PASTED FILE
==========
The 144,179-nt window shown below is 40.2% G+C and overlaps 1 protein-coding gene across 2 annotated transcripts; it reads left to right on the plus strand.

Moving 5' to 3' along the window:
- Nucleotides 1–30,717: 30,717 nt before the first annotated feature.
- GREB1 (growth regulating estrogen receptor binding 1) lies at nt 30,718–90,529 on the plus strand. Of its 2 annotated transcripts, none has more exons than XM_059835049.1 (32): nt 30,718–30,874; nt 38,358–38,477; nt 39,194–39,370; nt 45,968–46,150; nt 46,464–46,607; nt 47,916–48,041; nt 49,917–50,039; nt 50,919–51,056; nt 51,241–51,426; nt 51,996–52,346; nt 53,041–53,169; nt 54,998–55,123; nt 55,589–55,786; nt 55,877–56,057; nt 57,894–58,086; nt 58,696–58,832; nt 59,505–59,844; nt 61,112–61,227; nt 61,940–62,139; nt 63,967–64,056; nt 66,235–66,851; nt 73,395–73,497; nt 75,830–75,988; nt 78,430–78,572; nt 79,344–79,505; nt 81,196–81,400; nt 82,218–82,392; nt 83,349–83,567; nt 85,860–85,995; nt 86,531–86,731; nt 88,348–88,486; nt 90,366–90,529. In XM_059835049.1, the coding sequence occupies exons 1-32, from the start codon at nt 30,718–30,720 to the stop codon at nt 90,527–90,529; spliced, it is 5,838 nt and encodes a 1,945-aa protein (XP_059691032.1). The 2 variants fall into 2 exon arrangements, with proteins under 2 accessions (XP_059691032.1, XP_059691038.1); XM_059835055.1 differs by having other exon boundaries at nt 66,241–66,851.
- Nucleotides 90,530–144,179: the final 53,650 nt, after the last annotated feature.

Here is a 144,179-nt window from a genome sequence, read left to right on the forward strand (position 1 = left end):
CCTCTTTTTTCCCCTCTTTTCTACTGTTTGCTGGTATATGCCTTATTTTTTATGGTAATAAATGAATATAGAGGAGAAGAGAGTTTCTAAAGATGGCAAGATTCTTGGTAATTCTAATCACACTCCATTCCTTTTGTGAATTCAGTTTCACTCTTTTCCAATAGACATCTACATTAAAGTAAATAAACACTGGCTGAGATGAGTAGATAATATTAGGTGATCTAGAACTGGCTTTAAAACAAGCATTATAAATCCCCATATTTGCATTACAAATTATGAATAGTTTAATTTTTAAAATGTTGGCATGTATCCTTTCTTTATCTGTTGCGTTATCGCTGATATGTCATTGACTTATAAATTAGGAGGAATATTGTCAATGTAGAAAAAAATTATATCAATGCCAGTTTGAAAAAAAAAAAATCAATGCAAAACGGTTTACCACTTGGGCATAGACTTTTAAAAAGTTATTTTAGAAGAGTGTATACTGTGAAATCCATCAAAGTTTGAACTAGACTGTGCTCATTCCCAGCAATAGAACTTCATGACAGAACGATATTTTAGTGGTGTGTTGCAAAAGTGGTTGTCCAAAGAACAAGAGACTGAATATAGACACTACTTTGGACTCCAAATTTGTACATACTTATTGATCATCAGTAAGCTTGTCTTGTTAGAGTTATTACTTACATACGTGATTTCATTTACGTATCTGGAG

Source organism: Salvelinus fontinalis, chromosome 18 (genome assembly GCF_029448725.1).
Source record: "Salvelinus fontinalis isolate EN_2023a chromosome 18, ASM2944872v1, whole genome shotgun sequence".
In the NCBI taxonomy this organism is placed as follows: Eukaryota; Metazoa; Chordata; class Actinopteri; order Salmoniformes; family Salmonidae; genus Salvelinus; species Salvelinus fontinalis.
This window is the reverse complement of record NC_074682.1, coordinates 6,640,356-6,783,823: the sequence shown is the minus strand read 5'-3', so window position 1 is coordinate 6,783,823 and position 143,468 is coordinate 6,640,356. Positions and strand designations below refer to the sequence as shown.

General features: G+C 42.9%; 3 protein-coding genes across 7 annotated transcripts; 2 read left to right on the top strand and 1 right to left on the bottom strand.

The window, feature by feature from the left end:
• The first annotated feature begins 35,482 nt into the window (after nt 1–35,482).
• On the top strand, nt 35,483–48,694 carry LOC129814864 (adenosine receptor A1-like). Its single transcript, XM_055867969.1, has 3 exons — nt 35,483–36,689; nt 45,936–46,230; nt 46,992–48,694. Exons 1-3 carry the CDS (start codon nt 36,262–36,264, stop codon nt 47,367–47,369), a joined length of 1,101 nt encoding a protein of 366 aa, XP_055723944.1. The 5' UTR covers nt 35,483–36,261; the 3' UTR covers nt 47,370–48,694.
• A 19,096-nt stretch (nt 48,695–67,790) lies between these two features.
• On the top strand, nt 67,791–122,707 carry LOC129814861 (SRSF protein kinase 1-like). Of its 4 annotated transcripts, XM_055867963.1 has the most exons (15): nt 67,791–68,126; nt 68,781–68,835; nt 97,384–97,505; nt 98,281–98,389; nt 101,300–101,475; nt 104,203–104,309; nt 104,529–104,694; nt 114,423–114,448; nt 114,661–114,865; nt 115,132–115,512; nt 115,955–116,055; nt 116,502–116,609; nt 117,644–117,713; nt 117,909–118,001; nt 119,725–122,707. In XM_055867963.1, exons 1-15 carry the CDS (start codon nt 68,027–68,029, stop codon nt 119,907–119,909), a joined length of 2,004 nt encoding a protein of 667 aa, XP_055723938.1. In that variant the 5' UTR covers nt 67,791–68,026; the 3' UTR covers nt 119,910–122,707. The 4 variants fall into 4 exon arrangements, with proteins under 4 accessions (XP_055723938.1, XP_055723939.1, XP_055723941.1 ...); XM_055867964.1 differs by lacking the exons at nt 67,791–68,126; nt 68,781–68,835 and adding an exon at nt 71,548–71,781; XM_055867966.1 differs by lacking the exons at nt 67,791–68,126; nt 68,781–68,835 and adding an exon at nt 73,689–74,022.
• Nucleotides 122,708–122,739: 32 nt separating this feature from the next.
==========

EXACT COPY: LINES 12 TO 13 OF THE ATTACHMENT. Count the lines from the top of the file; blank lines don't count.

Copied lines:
General features: G+C 42.9%; 3 protein-coding genes across 7 annotated transcripts; 2 read left to right on the top strand and 1 right to left on the bottom strand.

The window, feature by feature from the left end: